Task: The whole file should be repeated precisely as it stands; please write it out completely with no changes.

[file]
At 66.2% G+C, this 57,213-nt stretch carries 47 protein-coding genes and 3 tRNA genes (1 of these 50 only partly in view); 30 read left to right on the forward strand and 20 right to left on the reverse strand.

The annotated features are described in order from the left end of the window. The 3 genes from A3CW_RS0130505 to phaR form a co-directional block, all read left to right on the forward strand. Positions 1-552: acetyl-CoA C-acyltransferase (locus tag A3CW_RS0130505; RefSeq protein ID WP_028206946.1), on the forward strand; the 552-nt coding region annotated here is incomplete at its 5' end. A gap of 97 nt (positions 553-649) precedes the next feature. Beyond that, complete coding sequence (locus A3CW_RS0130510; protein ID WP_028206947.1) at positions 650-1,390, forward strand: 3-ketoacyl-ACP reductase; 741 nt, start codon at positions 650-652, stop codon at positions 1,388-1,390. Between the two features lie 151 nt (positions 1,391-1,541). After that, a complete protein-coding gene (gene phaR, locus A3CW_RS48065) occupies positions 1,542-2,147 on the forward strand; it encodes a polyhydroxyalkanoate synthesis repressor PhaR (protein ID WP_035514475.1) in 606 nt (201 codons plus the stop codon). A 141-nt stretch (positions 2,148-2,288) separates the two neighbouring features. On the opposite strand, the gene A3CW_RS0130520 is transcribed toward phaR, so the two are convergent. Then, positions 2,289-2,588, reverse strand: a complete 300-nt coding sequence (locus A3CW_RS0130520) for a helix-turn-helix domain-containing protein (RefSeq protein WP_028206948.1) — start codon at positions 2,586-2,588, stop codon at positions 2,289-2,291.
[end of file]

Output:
At 66.2% G+C, this 57,213-nt stretch carries 47 protein-coding genes and 3 tRNA genes (1 of these 50 only partly in view); 30 read left to right on the forward strand and 20 right to left on the reverse strand.

The annotated features are described in order from the left end of the window. The 3 genes from A3CW_RS0130505 to phaR form a co-directional block, all read left to right on the forward strand. Positions 1-552: acetyl-CoA C-acyltransferase (locus tag A3CW_RS0130505; RefSeq protein ID WP_028206946.1), on the forward strand; the 552-nt coding region annotated here is incomplete at its 5' end. A gap of 97 nt (positions 553-649) precedes the next feature. Beyond that, complete coding sequence (locus A3CW_RS0130510; protein ID WP_028206947.1) at positions 650-1,390, forward strand: 3-ketoacyl-ACP reductase; 741 nt, start codon at positions 650-652, stop codon at positions 1,388-1,390. Between the two features lie 151 nt (positions 1,391-1,541). After that, a complete protein-coding gene (gene phaR, locus A3CW_RS48065) occupies positions 1,542-2,147 on the forward strand; it encodes a polyhydroxyalkanoate synthesis repressor PhaR (protein ID WP_035514475.1) in 606 nt (201 codons plus the stop codon). A 141-nt stretch (positions 2,148-2,288) separates the two neighbouring features. On the opposite strand, the gene A3CW_RS0130520 is transcribed toward phaR, so the two are convergent. Then, positions 2,289-2,588, reverse strand: a complete 300-nt coding sequence (locus A3CW_RS0130520) for a helix-turn-helix domain-containing protein (RefSeq protein WP_028206948.1) — start codon at positions 2,586-2,588, stop codon at positions 2,289-2,291.